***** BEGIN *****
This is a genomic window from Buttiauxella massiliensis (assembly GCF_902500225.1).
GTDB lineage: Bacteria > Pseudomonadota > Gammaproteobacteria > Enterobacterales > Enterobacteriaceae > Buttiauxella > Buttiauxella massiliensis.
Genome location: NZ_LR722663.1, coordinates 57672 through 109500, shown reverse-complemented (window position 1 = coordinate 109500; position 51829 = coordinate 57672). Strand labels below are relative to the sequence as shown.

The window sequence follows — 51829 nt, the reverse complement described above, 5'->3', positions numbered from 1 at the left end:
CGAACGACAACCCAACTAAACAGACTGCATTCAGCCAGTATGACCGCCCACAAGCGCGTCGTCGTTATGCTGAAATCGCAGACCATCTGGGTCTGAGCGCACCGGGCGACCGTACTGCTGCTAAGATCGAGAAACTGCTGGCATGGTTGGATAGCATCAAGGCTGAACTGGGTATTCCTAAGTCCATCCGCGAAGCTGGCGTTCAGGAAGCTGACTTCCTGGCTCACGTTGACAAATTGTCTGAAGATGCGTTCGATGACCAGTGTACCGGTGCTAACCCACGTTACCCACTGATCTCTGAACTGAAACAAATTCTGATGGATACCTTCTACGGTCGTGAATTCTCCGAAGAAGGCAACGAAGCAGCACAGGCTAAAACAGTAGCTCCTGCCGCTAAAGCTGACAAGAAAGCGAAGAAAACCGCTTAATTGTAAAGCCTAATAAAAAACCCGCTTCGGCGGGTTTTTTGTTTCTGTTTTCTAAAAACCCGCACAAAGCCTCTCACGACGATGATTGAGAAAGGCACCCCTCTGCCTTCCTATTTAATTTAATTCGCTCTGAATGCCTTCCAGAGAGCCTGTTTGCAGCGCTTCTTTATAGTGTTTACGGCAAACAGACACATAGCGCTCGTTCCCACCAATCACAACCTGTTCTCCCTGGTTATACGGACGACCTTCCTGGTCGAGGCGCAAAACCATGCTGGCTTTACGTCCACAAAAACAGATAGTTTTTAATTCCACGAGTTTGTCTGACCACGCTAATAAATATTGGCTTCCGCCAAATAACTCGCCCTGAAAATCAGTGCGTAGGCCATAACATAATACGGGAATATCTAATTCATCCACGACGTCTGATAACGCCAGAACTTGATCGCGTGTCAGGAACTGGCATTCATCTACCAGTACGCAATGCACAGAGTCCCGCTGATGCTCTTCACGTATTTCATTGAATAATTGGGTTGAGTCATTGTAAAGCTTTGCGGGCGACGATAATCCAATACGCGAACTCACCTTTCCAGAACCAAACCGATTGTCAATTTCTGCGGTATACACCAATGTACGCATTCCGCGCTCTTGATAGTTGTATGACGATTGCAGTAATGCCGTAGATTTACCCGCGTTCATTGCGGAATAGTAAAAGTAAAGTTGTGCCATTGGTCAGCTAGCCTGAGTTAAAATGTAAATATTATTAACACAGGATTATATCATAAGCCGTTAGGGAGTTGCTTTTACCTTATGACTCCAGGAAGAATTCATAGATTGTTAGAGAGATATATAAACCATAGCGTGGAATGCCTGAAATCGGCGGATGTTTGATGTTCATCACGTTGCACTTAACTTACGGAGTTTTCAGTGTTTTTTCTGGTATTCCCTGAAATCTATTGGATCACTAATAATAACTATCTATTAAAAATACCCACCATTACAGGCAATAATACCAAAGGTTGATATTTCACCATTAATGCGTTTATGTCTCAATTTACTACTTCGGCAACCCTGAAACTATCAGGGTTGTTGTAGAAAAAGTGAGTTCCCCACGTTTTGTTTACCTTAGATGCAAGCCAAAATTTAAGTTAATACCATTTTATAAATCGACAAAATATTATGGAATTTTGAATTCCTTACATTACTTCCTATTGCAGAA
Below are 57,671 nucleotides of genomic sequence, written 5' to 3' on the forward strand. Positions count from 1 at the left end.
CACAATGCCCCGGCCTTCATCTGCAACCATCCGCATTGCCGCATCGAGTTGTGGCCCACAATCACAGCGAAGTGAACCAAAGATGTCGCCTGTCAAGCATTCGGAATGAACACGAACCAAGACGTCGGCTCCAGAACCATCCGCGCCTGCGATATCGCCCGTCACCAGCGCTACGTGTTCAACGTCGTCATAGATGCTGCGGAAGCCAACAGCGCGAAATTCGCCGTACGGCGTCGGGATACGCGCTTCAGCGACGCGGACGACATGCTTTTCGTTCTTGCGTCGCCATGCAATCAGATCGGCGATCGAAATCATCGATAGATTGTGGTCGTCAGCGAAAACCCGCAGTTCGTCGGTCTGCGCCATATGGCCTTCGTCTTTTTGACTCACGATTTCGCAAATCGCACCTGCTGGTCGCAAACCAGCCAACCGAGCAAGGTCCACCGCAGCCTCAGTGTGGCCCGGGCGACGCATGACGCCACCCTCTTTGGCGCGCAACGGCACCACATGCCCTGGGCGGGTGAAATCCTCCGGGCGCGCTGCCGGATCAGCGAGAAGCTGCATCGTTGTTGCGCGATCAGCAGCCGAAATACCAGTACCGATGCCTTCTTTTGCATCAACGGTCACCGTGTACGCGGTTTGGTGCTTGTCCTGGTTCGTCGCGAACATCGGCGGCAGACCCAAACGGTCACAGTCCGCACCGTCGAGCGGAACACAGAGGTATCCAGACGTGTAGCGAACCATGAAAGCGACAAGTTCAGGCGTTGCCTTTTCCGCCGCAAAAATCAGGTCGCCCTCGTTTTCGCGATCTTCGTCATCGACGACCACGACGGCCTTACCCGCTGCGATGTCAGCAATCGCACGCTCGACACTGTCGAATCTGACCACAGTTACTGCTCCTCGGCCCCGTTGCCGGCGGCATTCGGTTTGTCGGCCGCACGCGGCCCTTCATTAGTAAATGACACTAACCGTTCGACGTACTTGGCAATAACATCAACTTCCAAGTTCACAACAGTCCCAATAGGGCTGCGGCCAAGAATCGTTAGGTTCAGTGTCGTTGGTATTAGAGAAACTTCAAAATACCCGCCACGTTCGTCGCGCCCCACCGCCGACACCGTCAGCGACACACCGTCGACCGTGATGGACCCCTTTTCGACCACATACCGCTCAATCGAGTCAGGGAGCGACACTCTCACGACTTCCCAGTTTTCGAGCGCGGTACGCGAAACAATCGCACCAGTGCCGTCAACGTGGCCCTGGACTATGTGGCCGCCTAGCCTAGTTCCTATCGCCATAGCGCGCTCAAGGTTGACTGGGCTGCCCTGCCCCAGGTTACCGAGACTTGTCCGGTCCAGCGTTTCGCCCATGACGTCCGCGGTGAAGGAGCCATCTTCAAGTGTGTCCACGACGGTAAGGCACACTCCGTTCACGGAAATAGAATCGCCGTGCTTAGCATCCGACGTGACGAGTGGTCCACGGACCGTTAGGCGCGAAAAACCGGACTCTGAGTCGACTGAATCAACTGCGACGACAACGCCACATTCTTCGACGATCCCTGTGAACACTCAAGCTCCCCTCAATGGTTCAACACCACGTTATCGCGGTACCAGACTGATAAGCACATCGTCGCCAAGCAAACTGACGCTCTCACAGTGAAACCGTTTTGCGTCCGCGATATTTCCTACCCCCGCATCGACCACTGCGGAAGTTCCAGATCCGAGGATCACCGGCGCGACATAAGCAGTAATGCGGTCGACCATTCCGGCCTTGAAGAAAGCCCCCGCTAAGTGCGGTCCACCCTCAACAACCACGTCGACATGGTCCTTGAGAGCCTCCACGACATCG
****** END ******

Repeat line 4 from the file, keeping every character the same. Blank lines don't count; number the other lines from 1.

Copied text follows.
The window sequence follows — 51829 nt, the reverse complement described above, 5'->3', positions numbered from 1 at the left end: